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We’re developing a seven-week course that we proposed after a history professor urged the library to teach a course on fake news that everyone should have to take. We’re not using the fraught phrase “fake news” and we have no plans to force it on anyone, but it’s a great opportunity to think about what we mean when we say “information literacy.” Students think librarians know stuff about libraries, which is where you go to find information for school. We actually know stuff about information systems that are not mediated by libraries and information literacy is more than finding sources for assignments. This course will focus on information that we encounter through various channels, how those channels work, how to quickly verify a doubtful claim and (to use Peter Elbow’s phrase) how to play the believing game as well. As Mike Caulfield has demonstrated, students don’t need to learn skepticism as much as they need to learn when to trust. We'll see how it goes.

I’m beginning to think we’re entering a Third Wave of information literacy. The first was empowering students to ask questions using information made available through libraries, and we called it bibliographic instruction. The second was rethinking what students needed to know because the internet happened and it was changing how we sought and shared information. Now it feels as if we’re entering a different era. We’re just beginning to respond to the commercialization and portability of networked information. Perhaps the negotiation among academic librarians to reformulate information literacy standards first adopted in 2000 marked the swelling of this new wave. It wasn’t that we’d done it wrong before; the world of information was changing again, profoundly, and we needed new ways to talk about it.   

What’s new is not just that we are constantly connected to the internet, thanks to the computer-formerly-known-as-a-phone that we carry everywhere in our pockets, but our lives are in the pockets of a small number of very large companies that have colonized the internet and any number of industries. They have turned the internet and what we do on it into the engine for a new form of capital (something Shoshona Zuboff explores in her new book that is currently near the top of Mount To Be Read). That new form of economic exchange influences our relationship to information institutions – book publishing, the news industry, entertainment, interpersonal communication, political communication, and more. That new form of capital is based on keeping us engaged (and sometimes enraged) to serve ads online while sweeping up immense volumes of granular information about nearly everything two billion human beings do as they both consume and generate information.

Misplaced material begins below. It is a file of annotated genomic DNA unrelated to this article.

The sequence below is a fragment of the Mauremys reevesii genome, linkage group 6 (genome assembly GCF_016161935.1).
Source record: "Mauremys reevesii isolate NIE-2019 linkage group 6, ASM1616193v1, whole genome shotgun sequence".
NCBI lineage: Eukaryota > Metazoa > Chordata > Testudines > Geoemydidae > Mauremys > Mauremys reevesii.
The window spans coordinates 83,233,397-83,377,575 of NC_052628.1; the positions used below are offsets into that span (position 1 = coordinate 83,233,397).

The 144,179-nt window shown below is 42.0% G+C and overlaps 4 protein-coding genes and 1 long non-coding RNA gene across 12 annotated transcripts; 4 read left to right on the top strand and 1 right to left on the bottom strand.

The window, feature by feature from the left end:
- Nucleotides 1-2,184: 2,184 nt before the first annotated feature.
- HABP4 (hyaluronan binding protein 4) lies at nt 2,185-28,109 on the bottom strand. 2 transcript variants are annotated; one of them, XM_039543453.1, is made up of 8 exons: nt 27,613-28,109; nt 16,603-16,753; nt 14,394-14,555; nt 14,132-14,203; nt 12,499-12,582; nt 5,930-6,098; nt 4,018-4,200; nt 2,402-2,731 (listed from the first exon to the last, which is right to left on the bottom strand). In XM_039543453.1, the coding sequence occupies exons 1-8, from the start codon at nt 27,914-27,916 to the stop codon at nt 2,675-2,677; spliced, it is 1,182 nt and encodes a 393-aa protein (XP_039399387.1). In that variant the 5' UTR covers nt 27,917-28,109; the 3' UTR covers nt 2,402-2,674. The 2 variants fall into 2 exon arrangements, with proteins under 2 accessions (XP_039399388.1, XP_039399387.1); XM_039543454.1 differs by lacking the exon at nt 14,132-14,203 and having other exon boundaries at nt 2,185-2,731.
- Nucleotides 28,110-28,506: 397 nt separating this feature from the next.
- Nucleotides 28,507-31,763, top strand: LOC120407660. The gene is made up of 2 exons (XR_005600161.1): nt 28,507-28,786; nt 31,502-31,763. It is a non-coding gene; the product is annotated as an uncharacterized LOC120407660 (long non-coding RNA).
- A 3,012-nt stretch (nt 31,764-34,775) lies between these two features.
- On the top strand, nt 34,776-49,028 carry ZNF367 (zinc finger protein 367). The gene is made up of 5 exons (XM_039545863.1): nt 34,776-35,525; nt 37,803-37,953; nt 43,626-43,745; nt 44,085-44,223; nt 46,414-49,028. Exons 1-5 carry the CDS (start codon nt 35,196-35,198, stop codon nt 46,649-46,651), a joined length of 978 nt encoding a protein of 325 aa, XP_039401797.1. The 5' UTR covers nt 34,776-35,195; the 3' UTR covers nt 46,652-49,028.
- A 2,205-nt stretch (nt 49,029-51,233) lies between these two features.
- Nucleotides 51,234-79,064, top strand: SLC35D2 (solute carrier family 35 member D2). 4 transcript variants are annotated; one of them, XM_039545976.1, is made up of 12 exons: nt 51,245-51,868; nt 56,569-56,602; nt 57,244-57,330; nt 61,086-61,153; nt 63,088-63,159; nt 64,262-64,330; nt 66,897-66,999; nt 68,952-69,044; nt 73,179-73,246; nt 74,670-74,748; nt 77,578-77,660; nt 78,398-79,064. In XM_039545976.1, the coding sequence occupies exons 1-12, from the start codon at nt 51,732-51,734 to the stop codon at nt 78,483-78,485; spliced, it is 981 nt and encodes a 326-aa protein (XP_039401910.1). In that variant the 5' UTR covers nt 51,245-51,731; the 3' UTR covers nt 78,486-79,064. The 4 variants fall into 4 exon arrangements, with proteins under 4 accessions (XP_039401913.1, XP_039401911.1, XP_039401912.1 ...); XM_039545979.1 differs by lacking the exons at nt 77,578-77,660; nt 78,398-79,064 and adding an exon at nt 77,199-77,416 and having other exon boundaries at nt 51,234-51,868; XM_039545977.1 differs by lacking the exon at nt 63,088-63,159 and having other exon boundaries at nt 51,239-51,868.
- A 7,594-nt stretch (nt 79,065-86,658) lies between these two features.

And we thought getting on the Information Superhighway was a big deal. This is way more complicated.

A friend pointed me to a new report from the Knight Commission on Trust, Media and Democracy. I haven’t read its 150+ pages yet. All I’ve managed so far is the table of contents and the Executive Summary, which is so short I wonder if executive time should be measured in nanoseconds. Anyway, the report raises big, gnarly questions about democracy, epistemology, media, technology, and citizenship. The trouble is each of these arenas is a big ball of complexity and all of them are interdependent. If we want to fix journalism, we also have to make changes to the technology that distributes it. We’ll have to agree on what good reporting is, and that means dealing with disagreements about how we know what is true. We have to talk about governance if we want to mend our broken political relationships, but they’re broken because people don’t trust the government. We have to think about the economics underlying both the distrust of institutions and these new institutions of capital that depend on gathering and analyzing the minutia of our lives for predictive and persuasive purposes, and if we don’t like what these companies are doing, we need regulation, which means we need trust in government and some agreement among ourselves about what is true. Round and round we go.

That’s partly why I’m finding it hard to wrap my head around information literacy’s Third Wave. If we think it matters, we have a lot to do, and it’s all so entangled and complex that it’s hard to know the best way to approach teaching students about how information works in the world we inhabit today. Students don’t have time for the equivalent of a 200-page report analyzing the entanglements and complexities of the information they encounter daily when this third wave is breaking over us all. I don’t blame them for wanting to cut to the chase if what they need to do right now is find five peer-reviewed articles. Figuring out what’s important for their survival this semester is where their focus is, and that's understandable.

But being educated is more than being able to pass courses and information isn’t always in library databases. Librarians have for decades made the claim that information literacy matters. I hope we and our colleagues across the campus can find a way to rise to the challenge.

Meanwhile, I’m channeling some of my confusion into co-designig a course. There’s some comfort in that.

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